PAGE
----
What does fork() do?



#include <sys/types.h>
#include <unistd.h>

pid_t fork(void);



The fork() function is used to create a new process from an
existing process. The new process is called the child process, and the
existing process is called the parent. You can tell which is which by
checking the return value from fork(). The parent gets the
child's pid returned to him, but the child gets 0 returned to him. Thus
this simple code illustrate's the basics of it.




pid_t pid;

switch (pid = fork())
{
case -1:
/* Here pid is -1, the fork failed */
/* Some possible reasons are that you're */
/* out of process slots or virtual memory */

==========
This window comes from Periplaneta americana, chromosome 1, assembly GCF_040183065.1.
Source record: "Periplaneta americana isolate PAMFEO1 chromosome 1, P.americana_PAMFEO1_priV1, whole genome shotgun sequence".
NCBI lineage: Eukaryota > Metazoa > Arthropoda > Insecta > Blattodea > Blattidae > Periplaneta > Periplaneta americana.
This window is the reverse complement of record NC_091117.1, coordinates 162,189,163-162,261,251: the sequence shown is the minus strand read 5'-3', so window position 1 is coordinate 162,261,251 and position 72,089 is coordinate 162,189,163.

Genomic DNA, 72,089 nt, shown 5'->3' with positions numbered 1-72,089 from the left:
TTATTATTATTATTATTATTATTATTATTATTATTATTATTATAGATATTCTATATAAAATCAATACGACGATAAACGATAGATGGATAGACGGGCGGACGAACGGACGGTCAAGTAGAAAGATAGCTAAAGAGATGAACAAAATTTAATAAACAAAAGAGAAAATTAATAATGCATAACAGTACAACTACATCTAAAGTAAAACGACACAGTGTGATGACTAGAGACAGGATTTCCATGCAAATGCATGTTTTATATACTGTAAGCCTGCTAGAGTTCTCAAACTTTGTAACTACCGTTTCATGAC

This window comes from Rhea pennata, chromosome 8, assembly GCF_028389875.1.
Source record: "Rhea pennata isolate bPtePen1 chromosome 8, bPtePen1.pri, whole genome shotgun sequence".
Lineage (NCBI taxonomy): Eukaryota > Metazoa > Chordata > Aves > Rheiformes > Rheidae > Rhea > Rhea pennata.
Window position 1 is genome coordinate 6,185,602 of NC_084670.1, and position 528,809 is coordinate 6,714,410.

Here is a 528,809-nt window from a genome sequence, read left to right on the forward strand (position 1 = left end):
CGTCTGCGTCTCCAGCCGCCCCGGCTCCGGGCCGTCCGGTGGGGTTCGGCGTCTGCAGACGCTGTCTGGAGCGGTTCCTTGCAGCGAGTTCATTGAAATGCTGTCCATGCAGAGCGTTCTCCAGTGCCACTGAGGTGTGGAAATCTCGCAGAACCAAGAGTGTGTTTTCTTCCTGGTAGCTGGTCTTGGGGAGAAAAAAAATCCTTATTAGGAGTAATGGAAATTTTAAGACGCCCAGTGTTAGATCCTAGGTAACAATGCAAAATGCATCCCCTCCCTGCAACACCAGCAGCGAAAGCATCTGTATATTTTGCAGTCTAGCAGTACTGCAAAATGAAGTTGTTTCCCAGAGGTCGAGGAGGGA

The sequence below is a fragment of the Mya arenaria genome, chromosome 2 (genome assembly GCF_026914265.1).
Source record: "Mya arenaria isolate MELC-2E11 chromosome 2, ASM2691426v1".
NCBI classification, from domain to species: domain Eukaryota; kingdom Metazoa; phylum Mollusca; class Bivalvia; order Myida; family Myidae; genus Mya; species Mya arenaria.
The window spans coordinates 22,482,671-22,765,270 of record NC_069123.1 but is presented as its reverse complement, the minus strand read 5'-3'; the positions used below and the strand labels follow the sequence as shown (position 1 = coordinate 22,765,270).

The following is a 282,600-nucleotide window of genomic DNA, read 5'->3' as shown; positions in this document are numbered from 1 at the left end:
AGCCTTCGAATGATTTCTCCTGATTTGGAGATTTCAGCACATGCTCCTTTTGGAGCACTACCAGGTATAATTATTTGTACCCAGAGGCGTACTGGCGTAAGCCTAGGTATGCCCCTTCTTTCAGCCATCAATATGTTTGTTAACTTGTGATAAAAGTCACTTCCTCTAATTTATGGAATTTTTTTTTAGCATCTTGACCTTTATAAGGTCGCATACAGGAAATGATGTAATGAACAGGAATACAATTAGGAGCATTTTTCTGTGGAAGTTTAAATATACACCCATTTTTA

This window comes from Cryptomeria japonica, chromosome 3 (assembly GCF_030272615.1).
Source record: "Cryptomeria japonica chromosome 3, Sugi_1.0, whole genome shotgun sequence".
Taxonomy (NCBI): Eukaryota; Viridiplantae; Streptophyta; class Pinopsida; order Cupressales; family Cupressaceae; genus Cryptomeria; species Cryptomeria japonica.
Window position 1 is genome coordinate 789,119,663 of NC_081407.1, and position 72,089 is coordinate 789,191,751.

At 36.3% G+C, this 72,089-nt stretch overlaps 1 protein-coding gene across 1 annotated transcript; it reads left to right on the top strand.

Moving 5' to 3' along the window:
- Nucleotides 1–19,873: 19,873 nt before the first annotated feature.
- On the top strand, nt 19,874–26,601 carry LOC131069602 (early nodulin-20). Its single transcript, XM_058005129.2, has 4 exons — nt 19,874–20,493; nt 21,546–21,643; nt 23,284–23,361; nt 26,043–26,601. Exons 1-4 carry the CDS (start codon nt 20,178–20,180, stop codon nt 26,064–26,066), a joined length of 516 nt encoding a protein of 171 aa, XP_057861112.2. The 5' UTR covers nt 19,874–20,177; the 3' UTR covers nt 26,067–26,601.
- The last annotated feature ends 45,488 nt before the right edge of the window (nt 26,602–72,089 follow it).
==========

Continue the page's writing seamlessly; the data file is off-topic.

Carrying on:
perror("The fork failed!");
break;

case 0:
/* pid of zero is the child */
/* Here we're the child...what should we do? */
/* ... */
/* but after doing it, we should do something like: */
_exit(0);

default:
/* pid greater than zero is parent getting the child's pid */
printf("Child's pid is %d\n",pid);
}



Of course, one can use if()... else... instead of
switch(), but the above form is a useful idiom.



Of help when doing this is knowing just what is and is not inherited by
the child. This list can vary depending on Unix implementation, so take
it with a grain of salt. Note that the child gets copies of these
things, not the real thing.



Inherited by the child from the parent:






Unique to the child:







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